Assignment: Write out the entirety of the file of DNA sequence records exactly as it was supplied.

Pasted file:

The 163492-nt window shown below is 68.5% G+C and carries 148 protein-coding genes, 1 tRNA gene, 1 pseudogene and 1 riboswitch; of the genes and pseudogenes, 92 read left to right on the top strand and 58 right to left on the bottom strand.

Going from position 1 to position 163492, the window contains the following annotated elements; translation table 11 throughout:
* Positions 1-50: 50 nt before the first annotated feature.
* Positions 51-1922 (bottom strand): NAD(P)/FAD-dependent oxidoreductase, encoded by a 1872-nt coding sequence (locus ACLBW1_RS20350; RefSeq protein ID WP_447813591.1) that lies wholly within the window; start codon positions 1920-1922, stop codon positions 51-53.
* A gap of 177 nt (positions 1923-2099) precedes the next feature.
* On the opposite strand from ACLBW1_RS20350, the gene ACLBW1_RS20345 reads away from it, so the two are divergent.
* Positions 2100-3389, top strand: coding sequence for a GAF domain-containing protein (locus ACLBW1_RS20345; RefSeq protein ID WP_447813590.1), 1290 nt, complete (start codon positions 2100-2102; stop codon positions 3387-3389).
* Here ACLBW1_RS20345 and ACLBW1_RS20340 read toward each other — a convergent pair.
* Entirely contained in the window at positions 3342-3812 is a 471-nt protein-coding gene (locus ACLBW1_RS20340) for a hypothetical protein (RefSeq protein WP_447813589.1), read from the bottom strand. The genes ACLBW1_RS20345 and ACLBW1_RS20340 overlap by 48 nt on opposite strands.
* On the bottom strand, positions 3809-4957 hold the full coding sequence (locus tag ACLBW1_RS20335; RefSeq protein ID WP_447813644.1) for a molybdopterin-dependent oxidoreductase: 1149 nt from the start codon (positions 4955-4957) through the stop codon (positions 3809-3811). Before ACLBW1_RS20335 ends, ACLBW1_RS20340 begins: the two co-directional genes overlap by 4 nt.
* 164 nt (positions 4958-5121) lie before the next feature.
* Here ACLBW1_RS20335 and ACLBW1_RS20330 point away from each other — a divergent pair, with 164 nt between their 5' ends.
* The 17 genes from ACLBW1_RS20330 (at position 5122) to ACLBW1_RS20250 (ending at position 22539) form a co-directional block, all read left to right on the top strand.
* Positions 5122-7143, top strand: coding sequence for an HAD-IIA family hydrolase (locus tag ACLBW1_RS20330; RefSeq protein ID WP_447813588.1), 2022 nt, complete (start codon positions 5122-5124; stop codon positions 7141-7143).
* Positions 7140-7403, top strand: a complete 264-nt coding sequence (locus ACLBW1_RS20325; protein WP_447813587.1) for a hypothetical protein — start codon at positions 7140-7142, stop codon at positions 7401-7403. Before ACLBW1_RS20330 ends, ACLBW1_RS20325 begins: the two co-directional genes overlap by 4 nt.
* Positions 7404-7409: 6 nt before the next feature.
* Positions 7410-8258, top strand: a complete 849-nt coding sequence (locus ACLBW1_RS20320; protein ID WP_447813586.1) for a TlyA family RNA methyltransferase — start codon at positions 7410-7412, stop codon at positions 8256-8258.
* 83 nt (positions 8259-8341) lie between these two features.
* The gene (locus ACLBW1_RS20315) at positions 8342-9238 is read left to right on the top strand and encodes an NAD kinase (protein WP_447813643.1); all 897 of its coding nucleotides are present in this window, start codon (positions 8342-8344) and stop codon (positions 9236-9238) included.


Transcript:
The 163492-nt window shown below is 68.5% G+C and carries 148 protein-coding genes, 1 tRNA gene, 1 pseudogene and 1 riboswitch; of the genes and pseudogenes, 92 read left to right on the top strand and 58 right to left on the bottom strand.

Going from position 1 to position 163492, the window contains the following annotated elements; translation table 11 throughout:
* Positions 1-50: 50 nt before the first annotated feature.
* Positions 51-1922 (bottom strand): NAD(P)/FAD-dependent oxidoreductase, encoded by a 1872-nt coding sequence (locus ACLBW1_RS20350; RefSeq protein ID WP_447813591.1) that lies wholly within the window; start codon positions 1920-1922, stop codon positions 51-53.
* A gap of 177 nt (positions 1923-2099) precedes the next feature.
* On the opposite strand from ACLBW1_RS20350, the gene ACLBW1_RS20345 reads away from it, so the two are divergent.
* Positions 2100-3389, top strand: coding sequence for a GAF domain-containing protein (locus ACLBW1_RS20345; RefSeq protein ID WP_447813590.1), 1290 nt, complete (start codon positions 2100-2102; stop codon positions 3387-3389).
* Here ACLBW1_RS20345 and ACLBW1_RS20340 read toward each other — a convergent pair.
* Entirely contained in the window at positions 3342-3812 is a 471-nt protein-coding gene (locus ACLBW1_RS20340) for a hypothetical protein (RefSeq protein WP_447813589.1), read from the bottom strand. The genes ACLBW1_RS20345 and ACLBW1_RS20340 overlap by 48 nt on opposite strands.
* On the bottom strand, positions 3809-4957 hold the full coding sequence (locus tag ACLBW1_RS20335; RefSeq protein ID WP_447813644.1) for a molybdopterin-dependent oxidoreductase: 1149 nt from the start codon (positions 4955-4957) through the stop codon (positions 3809-3811). Before ACLBW1_RS20335 ends, ACLBW1_RS20340 begins: the two co-directional genes overlap by 4 nt.
* 164 nt (positions 4958-5121) lie before the next feature.
* Here ACLBW1_RS20335 and ACLBW1_RS20330 point away from each other — a divergent pair, with 164 nt between their 5' ends.
* The 17 genes from ACLBW1_RS20330 (at position 5122) to ACLBW1_RS20250 (ending at position 22539) form a co-directional block, all read left to right on the top strand.
* Positions 5122-7143, top strand: coding sequence for an HAD-IIA family hydrolase (locus tag ACLBW1_RS20330; RefSeq protein ID WP_447813588.1), 2022 nt, complete (start codon positions 5122-5124; stop codon positions 7141-7143).
* Positions 7140-7403, top strand: a complete 264-nt coding sequence (locus ACLBW1_RS20325; protein WP_447813587.1) for a hypothetical protein — start codon at positions 7140-7142, stop codon at positions 7401-7403. Before ACLBW1_RS20330 ends, ACLBW1_RS20325 begins: the two co-directional genes overlap by 4 nt.
* Positions 7404-7409: 6 nt before the next feature.
* Positions 7410-8258, top strand: a complete 849-nt coding sequence (locus ACLBW1_RS20320; protein ID WP_447813586.1) for a TlyA family RNA methyltransferase — start codon at positions 7410-7412, stop codon at positions 8256-8258.
* 83 nt (positions 8259-8341) lie between these two features.
* The gene (locus ACLBW1_RS20315) at positions 8342-9238 is read left to right on the top strand and encodes an NAD kinase (protein WP_447813643.1); all 897 of its coding nucleotides are present in this window, start codon (positions 8342-8344) and stop codon (positions 9236-9238) included.